5 Ways Eating Like a Rabbit Can Save You Money – Guest Post

A guest post from Amanda at Eat Like a Rabbit

Recently, I saw a Twitter post suggesting that being a vegetarian is expensive. I was surprised. My family of three is vegetarian and we’ve eaten a lot of meals for $5 or less.

(Thanks, Erin, for teaching me to do a cost analysis.)

Of course it’s easy to get carried away and spend a lot on exotic vegetables. However, if you’re interested in saving money, a vegetarian meal every now and then can definitely improve your grocery store bottom line.

We are an active family, and therefore are big eaters. My 18-month-old daughter can eat a cantaloupe or two mangoes a day. I now have to cook two boxes of pasta to feed us dinner and still have enough leftover for lunch the following day.

Here are some tips for how we eat well as vegetarians on a budget.

1. Grains and Beans Are Cheap

While a “Beans and Rice Budget” is often talked about in a joking manner, those ingredients are actually quite good for you, especially if you use brown rice. Make beans and grains core to your meals, and these delicious staples will help keep you lighter and your wallet heavier.

2. Heart- and Budget-Healthy Breakfasts

Erin has already proven that soy or almond milk, even regular milk, and eggs can be purchased at a discount. But when you can’t get a good deal, consider alternative bulk grain breakfasts. For example, my husband makes oatmeal on Sunday with cinnamon, raisins, and dried apricots in it.

Oatmeal required to warm up.

He efficiently makes enough to last all week. Even with premium ingredients, his breakfast costs less than $1 a day. For us, that’s much cheaper than a soy milk and boxed cereal breakfast.

3. Meat Substitutes Aren’t Always Necessary

Plant proteins are usually much cheaper than animal proteins, but this doesn’t often include meat-replacements. Vegetarian meat substitute products are fun, and many taste great. But they are often expensive. Just like with other groceries, buy MorningStar Farms and Boca products when they are on sale and with coupons. Otherwise, choose meat-free meal recipes.

4. Buy Produce on Sale

Coupons for fresh produce are rare. In season produce is generally cheaper. So, I watch the grocery store ads for what vegetables are on sale each week.


Then, I plan our meals around the fruits and vegetables on sale. I have a back-up item–like spinach from Costco–should the sales for the week not be satisfactory.

Basil Babies

We don’t have space for a large garden, but we enjoy a container herb garden and pepper plants. The herbs and peppers require little space and little attention, but pack great free flavor into recipes.

5. Take Advantage of Your Freezer

Stock up on produce when it’s cheap and use freezer space to store fruits and vegetables, beans, and homemade bread.

Fix Ahead Principle

I cut produce, like apples or sweet potatoes, into the shapes I might want when I cook them (diced, sliced, or shredded) and freeze them. This prolongs the life of the produce and cuts down on preparation time later. I often freeze beans when I make a batch. They can be cheaper than canned beans.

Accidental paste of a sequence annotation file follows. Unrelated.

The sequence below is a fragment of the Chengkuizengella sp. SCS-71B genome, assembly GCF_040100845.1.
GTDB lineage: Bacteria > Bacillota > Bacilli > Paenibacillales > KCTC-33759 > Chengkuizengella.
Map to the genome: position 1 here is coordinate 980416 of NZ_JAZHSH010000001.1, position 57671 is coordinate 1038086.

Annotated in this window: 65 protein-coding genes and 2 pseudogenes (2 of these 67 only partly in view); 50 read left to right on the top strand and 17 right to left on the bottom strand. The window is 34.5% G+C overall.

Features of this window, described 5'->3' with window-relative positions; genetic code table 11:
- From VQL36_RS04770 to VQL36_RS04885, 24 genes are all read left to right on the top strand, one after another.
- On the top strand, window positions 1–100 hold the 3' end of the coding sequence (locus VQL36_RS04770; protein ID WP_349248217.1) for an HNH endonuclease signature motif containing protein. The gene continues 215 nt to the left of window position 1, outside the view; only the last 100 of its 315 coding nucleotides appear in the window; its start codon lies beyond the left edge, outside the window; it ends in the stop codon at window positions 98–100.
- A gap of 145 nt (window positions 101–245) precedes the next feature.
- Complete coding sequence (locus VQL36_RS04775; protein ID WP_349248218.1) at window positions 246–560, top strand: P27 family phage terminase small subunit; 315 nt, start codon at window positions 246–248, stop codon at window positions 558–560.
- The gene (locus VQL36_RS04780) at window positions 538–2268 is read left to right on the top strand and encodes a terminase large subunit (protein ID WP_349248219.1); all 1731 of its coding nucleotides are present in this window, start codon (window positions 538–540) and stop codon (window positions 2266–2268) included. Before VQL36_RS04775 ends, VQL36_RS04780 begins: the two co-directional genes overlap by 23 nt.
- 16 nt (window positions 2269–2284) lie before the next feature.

It’s also wise to stock up on good frozen vegetables. We’re partial to Pictsweet and Bird’s Eye because of the variety of vegetables they offer. Frozen vegetables are another source for healthy food when fresh vegetables aren’t available. Bagged vegetables make meal preparation fast, discouraging the temptation to eat out.

One Last Thought

Find a cookbook that fits your cooking level (beginner to pro). If it’s easy to follow, you’ll be less likely to waste your food (either by poor cooking or poor final product), especially if you’re cooking with new ingredients.

When we were first married, my cooking level was pretty minimal. Luckily, my new aunt-in-law sent me Vegetarian 5-Ingredient Gourmet. A year or so later, my husband got me Moosewood Restaurant New Classics. It still took me another year to work up to the level I felt I needed to be to cook a recipe out of it. My favorite is still Moosewood Restaurant Cooks at Home, a pescatarian cookbook.


Amanda Martin lives in Orlando, Florida with her husband and daughter. She is a Nuclear Medicine Technologist and an adjunct instructor at Florida Hospital College of Health Sciences. She blogs about for the benefit of the “vegetarian curious” at EatLikeaRabbit.net.


  1. Kim T says

    Thank you for sharing this! My oldest son and I are vegetarians and I love your recipes and ideas. Thank you for posting!

  2. says

    Thanks for the common sense health (and savings) tips! I appreciate the thorough information – it is very motivating! I would love a vegetarian diet (at least 3/4 of my diet is made up of fresh or frozen fruits and veggies), but I struggle with giving my kids the nutrition they need with their food allergies (nuts, soy, flax, eggs, peas, dairy, peaches, coconut, pineapple, etc.) and preferences (no beans or potatoes).
    I did want to comment on the alternative “milk” issue. I have learned to make my own (rice/quinoa, hemp and coconut) at home for a significant savings. Here is a link to the easiest one (hemp milk) if you are interested [http://wp.me/p1BPh9-62].
    Again, THANKS!

  3. Natalie says

    Regarding your recipe for the pineapple cucumber salsa, I have been doing a recipe like this for years, but also adding tomato and red onion and if you grill the pineapple first, it makes it even more delicious!

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